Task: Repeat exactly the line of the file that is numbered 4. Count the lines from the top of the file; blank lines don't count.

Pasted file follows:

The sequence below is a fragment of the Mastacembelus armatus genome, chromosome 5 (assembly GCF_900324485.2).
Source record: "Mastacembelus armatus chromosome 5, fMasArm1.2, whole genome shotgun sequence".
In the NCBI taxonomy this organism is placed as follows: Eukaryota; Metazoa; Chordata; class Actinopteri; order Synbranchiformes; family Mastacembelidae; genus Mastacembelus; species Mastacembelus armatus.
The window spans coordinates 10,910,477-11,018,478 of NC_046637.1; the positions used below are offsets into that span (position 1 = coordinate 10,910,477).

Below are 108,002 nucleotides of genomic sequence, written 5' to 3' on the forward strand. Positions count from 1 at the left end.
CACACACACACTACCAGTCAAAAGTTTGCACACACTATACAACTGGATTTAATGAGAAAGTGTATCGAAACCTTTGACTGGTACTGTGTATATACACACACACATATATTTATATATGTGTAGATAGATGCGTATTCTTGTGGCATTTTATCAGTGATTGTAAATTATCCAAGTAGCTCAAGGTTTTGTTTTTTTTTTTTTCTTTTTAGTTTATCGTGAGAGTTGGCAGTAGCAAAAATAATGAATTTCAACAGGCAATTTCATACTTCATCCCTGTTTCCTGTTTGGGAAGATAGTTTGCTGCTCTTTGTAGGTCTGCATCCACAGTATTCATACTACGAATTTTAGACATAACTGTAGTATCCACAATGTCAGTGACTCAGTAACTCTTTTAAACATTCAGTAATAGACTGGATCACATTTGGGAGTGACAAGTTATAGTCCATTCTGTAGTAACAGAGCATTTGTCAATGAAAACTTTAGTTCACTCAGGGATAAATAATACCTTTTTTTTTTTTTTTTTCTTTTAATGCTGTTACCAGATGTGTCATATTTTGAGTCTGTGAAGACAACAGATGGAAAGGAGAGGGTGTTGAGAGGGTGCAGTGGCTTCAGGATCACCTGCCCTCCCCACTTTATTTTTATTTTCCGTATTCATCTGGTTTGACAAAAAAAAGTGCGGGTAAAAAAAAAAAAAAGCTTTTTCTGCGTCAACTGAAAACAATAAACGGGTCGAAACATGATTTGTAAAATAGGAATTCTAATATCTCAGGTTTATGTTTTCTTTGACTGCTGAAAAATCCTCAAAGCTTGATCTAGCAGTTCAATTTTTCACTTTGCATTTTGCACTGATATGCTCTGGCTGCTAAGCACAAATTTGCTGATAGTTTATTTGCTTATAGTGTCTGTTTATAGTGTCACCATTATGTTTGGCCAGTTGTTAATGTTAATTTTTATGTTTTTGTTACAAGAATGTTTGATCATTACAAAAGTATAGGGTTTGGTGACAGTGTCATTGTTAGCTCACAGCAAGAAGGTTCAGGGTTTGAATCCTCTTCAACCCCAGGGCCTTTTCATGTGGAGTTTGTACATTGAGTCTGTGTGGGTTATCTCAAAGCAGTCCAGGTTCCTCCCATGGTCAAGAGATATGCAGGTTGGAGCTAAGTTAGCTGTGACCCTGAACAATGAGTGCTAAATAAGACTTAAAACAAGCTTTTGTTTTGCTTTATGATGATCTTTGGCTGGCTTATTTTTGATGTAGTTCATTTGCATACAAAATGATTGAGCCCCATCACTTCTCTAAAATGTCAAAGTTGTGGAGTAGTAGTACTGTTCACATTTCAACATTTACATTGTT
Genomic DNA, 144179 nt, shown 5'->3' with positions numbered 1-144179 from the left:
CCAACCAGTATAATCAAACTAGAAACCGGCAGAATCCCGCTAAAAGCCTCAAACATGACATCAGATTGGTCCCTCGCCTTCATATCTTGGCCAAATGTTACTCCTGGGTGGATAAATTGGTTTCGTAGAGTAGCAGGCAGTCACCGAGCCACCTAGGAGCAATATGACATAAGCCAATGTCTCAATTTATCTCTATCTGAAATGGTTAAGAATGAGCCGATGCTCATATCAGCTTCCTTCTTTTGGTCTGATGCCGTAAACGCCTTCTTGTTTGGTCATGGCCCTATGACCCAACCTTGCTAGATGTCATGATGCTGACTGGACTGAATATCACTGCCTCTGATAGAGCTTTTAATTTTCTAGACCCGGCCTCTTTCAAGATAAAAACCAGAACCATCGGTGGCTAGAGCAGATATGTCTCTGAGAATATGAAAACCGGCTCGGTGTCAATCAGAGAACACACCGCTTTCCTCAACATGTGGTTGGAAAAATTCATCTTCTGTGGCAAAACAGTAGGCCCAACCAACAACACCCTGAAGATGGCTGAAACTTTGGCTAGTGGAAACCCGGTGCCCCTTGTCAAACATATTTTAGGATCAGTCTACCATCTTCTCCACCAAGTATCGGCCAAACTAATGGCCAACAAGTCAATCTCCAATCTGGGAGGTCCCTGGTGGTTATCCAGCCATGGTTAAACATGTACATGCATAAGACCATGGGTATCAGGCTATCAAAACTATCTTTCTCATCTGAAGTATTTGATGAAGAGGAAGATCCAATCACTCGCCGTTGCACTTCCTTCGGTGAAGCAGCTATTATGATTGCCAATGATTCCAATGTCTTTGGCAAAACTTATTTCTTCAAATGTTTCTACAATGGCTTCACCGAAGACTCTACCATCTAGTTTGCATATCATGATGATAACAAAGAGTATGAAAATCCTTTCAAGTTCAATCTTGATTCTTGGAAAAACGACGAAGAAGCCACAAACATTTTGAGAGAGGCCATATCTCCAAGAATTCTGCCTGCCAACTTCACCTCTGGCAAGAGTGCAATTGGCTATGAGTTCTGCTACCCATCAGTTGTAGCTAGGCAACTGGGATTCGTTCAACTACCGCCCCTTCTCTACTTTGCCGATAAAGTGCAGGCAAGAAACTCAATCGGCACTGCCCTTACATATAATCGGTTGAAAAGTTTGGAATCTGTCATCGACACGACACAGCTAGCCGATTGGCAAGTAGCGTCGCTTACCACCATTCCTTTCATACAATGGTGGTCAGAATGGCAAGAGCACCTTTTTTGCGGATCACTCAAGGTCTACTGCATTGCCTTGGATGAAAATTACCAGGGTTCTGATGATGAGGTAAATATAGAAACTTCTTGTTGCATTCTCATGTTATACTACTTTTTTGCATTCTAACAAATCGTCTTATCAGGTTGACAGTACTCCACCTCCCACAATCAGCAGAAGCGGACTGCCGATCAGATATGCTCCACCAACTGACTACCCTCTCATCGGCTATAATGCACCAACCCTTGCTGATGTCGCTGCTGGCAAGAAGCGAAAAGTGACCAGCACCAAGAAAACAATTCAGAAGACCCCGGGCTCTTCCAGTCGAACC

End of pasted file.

The window spans coordinates 10,910,477-11,018,478 of NC_046637.1; the positions used below are offsets into that span (position 1 = coordinate 10,910,477).